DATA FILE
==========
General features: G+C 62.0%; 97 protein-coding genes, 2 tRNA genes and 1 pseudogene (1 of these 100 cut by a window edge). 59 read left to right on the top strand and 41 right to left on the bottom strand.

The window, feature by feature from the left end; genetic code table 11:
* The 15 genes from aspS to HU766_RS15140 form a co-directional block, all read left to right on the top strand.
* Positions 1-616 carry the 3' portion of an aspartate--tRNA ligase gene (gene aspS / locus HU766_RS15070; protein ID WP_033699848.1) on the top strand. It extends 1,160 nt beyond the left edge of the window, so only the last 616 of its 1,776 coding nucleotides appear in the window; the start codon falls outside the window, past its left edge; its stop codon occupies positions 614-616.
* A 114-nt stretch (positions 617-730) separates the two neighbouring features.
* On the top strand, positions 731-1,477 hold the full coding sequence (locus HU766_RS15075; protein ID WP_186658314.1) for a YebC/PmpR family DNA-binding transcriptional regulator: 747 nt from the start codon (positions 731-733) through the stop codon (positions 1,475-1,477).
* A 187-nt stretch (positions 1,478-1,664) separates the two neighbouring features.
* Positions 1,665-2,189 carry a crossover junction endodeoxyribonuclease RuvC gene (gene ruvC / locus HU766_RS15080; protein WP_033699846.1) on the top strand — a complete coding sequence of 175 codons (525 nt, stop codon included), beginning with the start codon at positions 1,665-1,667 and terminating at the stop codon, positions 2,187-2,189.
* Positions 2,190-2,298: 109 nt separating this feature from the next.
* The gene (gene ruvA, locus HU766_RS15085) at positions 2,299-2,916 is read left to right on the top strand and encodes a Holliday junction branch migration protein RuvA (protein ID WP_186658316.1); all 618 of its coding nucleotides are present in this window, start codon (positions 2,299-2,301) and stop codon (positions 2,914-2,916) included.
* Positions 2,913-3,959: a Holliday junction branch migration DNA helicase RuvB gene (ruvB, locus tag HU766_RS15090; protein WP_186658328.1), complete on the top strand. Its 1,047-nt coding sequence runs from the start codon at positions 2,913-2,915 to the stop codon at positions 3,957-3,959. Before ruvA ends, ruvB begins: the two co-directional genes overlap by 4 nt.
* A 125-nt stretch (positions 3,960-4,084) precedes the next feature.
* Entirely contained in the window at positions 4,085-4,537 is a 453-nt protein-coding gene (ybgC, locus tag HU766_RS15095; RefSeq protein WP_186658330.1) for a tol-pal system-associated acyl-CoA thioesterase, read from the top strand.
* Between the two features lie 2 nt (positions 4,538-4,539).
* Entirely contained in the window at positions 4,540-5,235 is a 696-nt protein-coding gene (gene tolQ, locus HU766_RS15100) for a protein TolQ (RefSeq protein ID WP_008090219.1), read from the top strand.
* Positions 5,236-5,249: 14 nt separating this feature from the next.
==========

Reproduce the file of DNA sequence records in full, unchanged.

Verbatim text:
General features: G+C 62.0%; 97 protein-coding genes, 2 tRNA genes and 1 pseudogene (1 of these 100 cut by a window edge). 59 read left to right on the top strand and 41 right to left on the bottom strand.

The window, feature by feature from the left end; genetic code table 11:
* The 15 genes from aspS to HU766_RS15140 form a co-directional block, all read left to right on the top strand.
* Positions 1-616 carry the 3' portion of an aspartate--tRNA ligase gene (gene aspS / locus HU766_RS15070; protein ID WP_033699848.1) on the top strand. It extends 1,160 nt beyond the left edge of the window, so only the last 616 of its 1,776 coding nucleotides appear in the window; the start codon falls outside the window, past its left edge; its stop codon occupies positions 614-616.
* A 114-nt stretch (positions 617-730) separates the two neighbouring features.
* On the top strand, positions 731-1,477 hold the full coding sequence (locus HU766_RS15075; protein ID WP_186658314.1) for a YebC/PmpR family DNA-binding transcriptional regulator: 747 nt from the start codon (positions 731-733) through the stop codon (positions 1,475-1,477).
* A 187-nt stretch (positions 1,478-1,664) separates the two neighbouring features.
* Positions 1,665-2,189 carry a crossover junction endodeoxyribonuclease RuvC gene (gene ruvC / locus HU766_RS15080; protein WP_033699846.1) on the top strand — a complete coding sequence of 175 codons (525 nt, stop codon included), beginning with the start codon at positions 1,665-1,667 and terminating at the stop codon, positions 2,187-2,189.
* Positions 2,190-2,298: 109 nt separating this feature from the next.
* The gene (gene ruvA, locus HU766_RS15085) at positions 2,299-2,916 is read left to right on the top strand and encodes a Holliday junction branch migration protein RuvA (protein ID WP_186658316.1); all 618 of its coding nucleotides are present in this window, start codon (positions 2,299-2,301) and stop codon (positions 2,914-2,916) included.
* Positions 2,913-3,959: a Holliday junction branch migration DNA helicase RuvB gene (ruvB, locus tag HU766_RS15090; protein WP_186658328.1), complete on the top strand. Its 1,047-nt coding sequence runs from the start codon at positions 2,913-2,915 to the stop codon at positions 3,957-3,959. Before ruvA ends, ruvB begins: the two co-directional genes overlap by 4 nt.
* A 125-nt stretch (positions 3,960-4,084) precedes the next feature.
* Entirely contained in the window at positions 4,085-4,537 is a 453-nt protein-coding gene (ybgC, locus tag HU766_RS15095; RefSeq protein WP_186658330.1) for a tol-pal system-associated acyl-CoA thioesterase, read from the top strand.
* Between the two features lie 2 nt (positions 4,538-4,539).
* Entirely contained in the window at positions 4,540-5,235 is a 696-nt protein-coding gene (gene tolQ, locus HU766_RS15100) for a protein TolQ (RefSeq protein ID WP_008090219.1), read from the top strand.
* Positions 5,236-5,249: 14 nt separating this feature from the next.